The impeccably trained Old World craftsman already ranked among the most highly skilled flame workers in
Thirty years later he sits at the top of the heap in his adopted homeland, where his arresting blend of imagination and expertise have opened virtually every door to the most prominent glass museums and schools as well as their counterparts in numerous other countries.
That elevated status is one reason why -- when internationally celebrated
It's also why you should consider making the trip to
Despite his regular appearances in the annual
And it doesn't take long before even the most basic drinking vessel on display tells you that you're looking at the hand of a master.
"Emilio can take the simplest forms and make them very striking and elegant," says gallery owner
"He's always pushing himself and looking for ways to make a statement."
Among the most revealing examples of Santini's ability to explore and animate basic forms is the remarkable collection of geometric vessels that open the exhibit.
Made up of stripped-down cones, cylinders, bells and spheres connected by knops and stems, these tall, unusually graceful goblets rarely include more than three or four elements. Most of the feet and bowls are made of clear, colorless glass, too.
But sometimes the parts are deftly drawn out and elongated. Sometimes they're compact and short. And always they're combined in ways that result in not just handsome drinking vessels but also conspicuously well-ordered, often rhythmic pieces of abstract sculpture.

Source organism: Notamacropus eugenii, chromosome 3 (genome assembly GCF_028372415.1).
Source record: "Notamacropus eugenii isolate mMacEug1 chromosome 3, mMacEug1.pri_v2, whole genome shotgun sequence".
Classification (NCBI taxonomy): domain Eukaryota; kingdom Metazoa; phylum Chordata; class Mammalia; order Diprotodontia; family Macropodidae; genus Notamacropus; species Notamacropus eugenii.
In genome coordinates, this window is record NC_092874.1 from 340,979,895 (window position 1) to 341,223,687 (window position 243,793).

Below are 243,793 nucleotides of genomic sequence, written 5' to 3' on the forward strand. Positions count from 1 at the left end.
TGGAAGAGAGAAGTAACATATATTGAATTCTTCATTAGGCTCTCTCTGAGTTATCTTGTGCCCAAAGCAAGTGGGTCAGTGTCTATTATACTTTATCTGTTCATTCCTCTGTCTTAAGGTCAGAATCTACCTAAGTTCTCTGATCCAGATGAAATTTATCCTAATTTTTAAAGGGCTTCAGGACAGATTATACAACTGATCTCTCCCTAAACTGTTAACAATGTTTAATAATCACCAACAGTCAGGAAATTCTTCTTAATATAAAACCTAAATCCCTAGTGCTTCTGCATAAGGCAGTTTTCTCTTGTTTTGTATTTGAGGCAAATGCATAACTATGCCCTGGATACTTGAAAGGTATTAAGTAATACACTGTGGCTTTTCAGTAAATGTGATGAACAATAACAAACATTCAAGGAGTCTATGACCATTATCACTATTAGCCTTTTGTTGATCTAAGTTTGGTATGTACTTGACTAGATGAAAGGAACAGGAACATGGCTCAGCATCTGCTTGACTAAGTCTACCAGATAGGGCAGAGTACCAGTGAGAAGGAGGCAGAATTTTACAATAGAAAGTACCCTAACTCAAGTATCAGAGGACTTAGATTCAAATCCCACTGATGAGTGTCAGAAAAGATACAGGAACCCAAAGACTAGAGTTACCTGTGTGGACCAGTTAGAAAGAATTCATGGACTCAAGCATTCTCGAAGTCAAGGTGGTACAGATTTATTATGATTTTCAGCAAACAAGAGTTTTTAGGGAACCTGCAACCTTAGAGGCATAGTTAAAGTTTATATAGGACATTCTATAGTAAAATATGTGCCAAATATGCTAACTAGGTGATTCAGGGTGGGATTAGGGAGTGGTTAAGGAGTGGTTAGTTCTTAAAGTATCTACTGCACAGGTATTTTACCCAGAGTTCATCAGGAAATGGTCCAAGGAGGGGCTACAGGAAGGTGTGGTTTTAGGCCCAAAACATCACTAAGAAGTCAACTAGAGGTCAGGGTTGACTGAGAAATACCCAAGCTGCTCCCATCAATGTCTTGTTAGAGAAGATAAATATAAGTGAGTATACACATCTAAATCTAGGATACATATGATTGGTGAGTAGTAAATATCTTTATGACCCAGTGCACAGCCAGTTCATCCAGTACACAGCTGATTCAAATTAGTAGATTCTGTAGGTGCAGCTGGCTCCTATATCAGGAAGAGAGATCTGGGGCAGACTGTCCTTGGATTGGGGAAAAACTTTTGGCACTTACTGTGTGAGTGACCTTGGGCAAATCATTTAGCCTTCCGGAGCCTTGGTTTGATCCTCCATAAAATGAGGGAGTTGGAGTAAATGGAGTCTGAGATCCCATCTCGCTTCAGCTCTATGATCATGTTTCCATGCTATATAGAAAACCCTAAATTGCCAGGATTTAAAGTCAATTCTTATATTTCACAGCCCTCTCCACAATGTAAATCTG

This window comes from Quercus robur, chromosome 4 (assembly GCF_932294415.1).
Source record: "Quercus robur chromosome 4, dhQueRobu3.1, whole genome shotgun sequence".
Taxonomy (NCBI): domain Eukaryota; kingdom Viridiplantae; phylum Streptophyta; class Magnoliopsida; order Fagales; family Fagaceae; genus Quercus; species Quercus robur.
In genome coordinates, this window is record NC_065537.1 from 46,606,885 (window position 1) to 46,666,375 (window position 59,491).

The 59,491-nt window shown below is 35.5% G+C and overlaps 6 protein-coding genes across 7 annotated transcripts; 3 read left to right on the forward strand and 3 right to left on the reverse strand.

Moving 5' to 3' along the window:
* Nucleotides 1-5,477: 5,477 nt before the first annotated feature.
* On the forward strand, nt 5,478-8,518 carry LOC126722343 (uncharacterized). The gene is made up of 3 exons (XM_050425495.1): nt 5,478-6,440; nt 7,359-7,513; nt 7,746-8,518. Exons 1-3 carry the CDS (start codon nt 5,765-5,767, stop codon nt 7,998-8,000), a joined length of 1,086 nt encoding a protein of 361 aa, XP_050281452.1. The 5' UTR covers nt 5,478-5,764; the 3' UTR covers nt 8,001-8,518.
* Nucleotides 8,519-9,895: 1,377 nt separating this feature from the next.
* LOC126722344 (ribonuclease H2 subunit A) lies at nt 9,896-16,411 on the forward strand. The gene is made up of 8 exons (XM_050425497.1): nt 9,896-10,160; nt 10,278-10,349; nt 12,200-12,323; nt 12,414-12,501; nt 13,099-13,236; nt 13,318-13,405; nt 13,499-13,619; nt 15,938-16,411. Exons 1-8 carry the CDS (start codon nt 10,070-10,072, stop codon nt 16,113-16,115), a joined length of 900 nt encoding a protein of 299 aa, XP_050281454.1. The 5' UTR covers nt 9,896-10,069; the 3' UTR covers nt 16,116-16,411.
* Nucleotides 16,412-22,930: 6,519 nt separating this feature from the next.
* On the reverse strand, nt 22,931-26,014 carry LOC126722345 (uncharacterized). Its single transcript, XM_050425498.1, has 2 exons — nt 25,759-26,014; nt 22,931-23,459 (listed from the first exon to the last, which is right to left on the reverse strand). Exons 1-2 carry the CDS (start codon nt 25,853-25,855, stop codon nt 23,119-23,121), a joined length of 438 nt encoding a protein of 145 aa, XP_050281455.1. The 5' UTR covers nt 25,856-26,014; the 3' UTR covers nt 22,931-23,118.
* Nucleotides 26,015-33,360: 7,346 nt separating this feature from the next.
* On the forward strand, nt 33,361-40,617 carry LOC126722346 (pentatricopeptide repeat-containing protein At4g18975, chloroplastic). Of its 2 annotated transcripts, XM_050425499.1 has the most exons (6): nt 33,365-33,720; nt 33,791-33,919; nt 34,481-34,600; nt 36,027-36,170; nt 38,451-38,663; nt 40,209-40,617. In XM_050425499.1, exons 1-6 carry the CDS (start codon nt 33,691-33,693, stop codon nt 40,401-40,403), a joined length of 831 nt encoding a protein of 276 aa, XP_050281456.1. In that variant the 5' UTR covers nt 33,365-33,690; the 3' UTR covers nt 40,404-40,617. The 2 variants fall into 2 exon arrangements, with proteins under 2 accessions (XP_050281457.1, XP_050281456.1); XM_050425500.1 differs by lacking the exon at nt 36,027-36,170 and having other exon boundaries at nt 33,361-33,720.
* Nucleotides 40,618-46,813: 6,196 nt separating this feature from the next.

Such cerebral creations have an emphatically physical, almost muscular counterpart in works such as "Bilanciere," a comically animated, almost anthropomorphic goblet that looks as if it had been tapped by the magic wand of
More lively still are the artist's trademark figural vessels, which incorporate the expertly modeled forms of classical male and female subjects not merely as stems but as nearly independent pieces of sculpture.
In his "Carnival" goblets, especially, one masked celebrant supports the bowl of the vessel overhead with a single outstretched hand while simultaneously perching on the stem and extending her legs in the air like a dancer.
Similar qualities are at work in the more highly stylized figures that balance bowls over their heads in a pair of "Fertility" vessels.
"When you watch him work, they just seem to come out of the air," Rogan said.
"But the secret behind their success is his understanding of the balance points. That's what makes it look like magic when he's done."
There's a lot more to see in this show, ranging from large, free-standing works of sculpture to tiny miniature vessels.
It's also changes constantly as various pieces are purchased and swapped out for replacements.
So don't wait until the end of its run to see it.
Erickson can be reached at 757-247-4783. Find more visual arts stories at dailypress.com/entertainment/arts and Facebook.com/dpentertainment.
Want to go?
When: Tuesday-Saturday through
Information: 757-596-3551. http://www.cristalloartcenter.com
Online: Go to dailypress.com/entertainment/arts to see a photo gallery of works from the show.
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